I worry about what it's going to mean as we begin to micromanage the genetics of our children.
I think it’s very clear that your grandchildren, maybe your children, maybe even you, are going to reproduce differently than your grandparents did. That is, the whole process of how we design and execute future generations – execute in the sense of create, is changing. And we’re going to have the power to actually manipulate the genetics of our offspring in a couple of generations, maybe next generation, maybe sooner than anyone suspects.
Bioethicist Paul Root Wolpe argues that the Singularity envisioned by Ray Kurzweil isn't quite right.
As we learn about things more deeply and more deeply, we will discover that in fact, there’s all kinds of peripheral work to be done that we couldn’t have even imagined looking forward.
Ray Kurzweil has argued that we’re on our way to a singularity, that is that if you look at the change and the interaction of scientific fields over the course of the last century or so and you project it forward, what you see is not a linear progression, but an exponential progression. That means that as things change they’re going to change more rapidly so that the curve will mean that over a very short period of time we will make giant leaps in scientific sophistication.
We often want something to be illegal that we don’t actually want punished in a lot of circumstances.
Euthanasia is an ancient question. You can read about it in ancient texts. The Hippocratic Oath says that a doctor should not help a patient to die, even if they want to do it. The Rabbi’s discuss whether it’s okay for people to allow other people to die on the battlefield in Jewish texts. So it’s an old question, the question of how to die and whether to die or at any particular time.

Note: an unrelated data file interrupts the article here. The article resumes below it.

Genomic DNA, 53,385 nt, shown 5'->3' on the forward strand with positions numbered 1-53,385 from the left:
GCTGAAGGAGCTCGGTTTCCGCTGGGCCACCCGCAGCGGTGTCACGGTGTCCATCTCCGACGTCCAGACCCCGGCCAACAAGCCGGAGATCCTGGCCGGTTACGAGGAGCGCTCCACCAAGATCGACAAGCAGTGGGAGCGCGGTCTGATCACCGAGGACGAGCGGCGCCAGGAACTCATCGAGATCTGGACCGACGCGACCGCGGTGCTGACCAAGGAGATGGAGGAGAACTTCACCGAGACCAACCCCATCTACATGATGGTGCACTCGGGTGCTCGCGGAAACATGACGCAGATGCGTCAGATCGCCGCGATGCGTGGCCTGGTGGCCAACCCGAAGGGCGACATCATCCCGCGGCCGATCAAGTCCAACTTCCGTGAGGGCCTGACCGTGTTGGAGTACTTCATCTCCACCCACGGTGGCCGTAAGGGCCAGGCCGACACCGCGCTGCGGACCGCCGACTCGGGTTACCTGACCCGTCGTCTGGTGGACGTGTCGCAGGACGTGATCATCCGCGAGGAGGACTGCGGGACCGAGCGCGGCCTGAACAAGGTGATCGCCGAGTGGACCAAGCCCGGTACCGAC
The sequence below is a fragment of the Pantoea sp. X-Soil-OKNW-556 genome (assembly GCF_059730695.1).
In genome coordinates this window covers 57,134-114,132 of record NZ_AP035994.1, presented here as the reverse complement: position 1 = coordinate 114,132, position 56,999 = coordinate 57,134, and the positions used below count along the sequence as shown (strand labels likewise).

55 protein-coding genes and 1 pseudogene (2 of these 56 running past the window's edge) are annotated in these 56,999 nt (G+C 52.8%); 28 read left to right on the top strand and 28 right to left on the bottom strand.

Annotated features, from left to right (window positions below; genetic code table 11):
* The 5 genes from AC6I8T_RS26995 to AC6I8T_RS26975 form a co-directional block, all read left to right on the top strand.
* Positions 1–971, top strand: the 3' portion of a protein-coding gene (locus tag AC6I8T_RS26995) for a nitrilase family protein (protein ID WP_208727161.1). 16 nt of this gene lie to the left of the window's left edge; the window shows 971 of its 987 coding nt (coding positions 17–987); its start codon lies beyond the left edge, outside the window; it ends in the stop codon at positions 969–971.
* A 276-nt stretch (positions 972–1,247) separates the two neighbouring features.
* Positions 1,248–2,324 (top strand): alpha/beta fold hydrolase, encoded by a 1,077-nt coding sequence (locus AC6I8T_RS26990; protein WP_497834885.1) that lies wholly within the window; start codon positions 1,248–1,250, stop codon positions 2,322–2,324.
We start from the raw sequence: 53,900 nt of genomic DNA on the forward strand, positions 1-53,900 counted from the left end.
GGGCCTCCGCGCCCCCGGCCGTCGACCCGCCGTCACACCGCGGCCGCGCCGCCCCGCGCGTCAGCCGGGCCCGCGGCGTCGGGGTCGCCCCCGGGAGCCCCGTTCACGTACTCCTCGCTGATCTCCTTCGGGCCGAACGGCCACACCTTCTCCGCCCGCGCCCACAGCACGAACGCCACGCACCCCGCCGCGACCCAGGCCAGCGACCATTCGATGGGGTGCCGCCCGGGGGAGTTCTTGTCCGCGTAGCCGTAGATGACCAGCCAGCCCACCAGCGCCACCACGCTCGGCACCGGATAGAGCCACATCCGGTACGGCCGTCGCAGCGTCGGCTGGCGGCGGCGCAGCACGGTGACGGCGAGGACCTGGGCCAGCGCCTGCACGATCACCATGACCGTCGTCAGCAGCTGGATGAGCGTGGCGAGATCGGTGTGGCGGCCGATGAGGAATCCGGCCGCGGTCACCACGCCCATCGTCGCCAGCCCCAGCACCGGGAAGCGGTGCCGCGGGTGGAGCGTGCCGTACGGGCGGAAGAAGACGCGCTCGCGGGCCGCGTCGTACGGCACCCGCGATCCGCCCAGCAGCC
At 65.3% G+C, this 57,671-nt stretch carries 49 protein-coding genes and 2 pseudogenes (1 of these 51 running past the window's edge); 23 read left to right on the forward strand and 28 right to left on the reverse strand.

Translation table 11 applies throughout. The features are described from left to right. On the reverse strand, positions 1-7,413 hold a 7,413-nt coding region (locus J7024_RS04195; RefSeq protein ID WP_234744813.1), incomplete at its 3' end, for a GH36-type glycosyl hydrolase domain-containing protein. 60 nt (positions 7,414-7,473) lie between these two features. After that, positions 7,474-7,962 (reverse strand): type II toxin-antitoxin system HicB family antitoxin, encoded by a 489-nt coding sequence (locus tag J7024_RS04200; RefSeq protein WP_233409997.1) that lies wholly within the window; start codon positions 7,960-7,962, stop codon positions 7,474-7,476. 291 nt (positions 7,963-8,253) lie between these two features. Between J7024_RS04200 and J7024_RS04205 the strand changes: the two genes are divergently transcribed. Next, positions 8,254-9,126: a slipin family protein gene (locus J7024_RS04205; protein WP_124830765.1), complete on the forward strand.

Paul Root Wolpe, Ph.D. is the Asa Griggs Candler Professor of Bioethics, Raymond Schinazi Distinguished Research Professor of Jewish Bioethics, Professor of Medicine, Pediatrics, Psychiatry, Neuroscience and Biological Behavior, and Sociology, and the Director of the Center for Ethics at Emory University. Dr. Wolpe also serves as the Senior Bioethicist at the National Aeronautics and Space Administration (NASA), where he is responsible for formulating policy on bioethical issues and safeguarding research subjects. He is Co-Editor of the American Journal of Bioethics (AJOB), the premier scholarly journal in bioethics, and Editor-in-Chief of AJOB-Neuroscience, and sits on the editorial boards of over a dozen professional journals in medicine and ethics. Dr Wolpe is a past President of the American Society for Bioethics and Humanities, a Fellow of the Hastings Center, and a Fellow of the College of Physicians of Philadelphia, the country's oldest medical society.Dr. Wolpe is the author of over 125 articles, editorials, and book chapters in sociology, medicine, and bioethics, and has contributed to a variety of encyclopedias on bioethical issues. A futurist interested in social dynamics, Dr. Wolpe's work focuses on the social, religious, ethical, and ideological impact of technology on the human condition. Considered one of the founders of the field of neuroethics, which examines the ethical implications of neuroscience, he also writes about other emerging technologies, such as genetic engineering, nanotechnology, and prosthetics. His teaching and publications range across multiple fields of bioethics and sociology, including death and dying, genetics and eugenics, sexuality and gender, mental health and illness, alternative medicine, and bioethics in extreme environments such as space. He is the author of the textbook Sexuality and Gender in Society, and edited and is a key author of the end-of-life guide Behoref Hayamim: In the Winter of Life.Dr. Wolpe sits on a number of national and international non-profit organizational boards and working groups, and is a consultant to academic institutions and the biomedical industry. In July, 2010, he testified to the President's Commission on the Study of Bioethical Issues in Washington, DC on ethical issues in synthetic biology. A dynamic and popular speaker internationally, Dr. Wolpe has been chosen by The Teaching Company as a "Superstar Teacher of America" and his courses are distributed internationally on audio and videotape. He has won the World Technology Network Award in Ethics, has been featured in a TED talk, and was profiled in the November, 2011 Atlantic Magazine as a “Brave Thinker of 2011." Dr. Wolpe is a frequent contributor and commentator in both the broadcast and print media, recently featured on 60 Minutes and with a personal profile in the Science Times of the New York Times.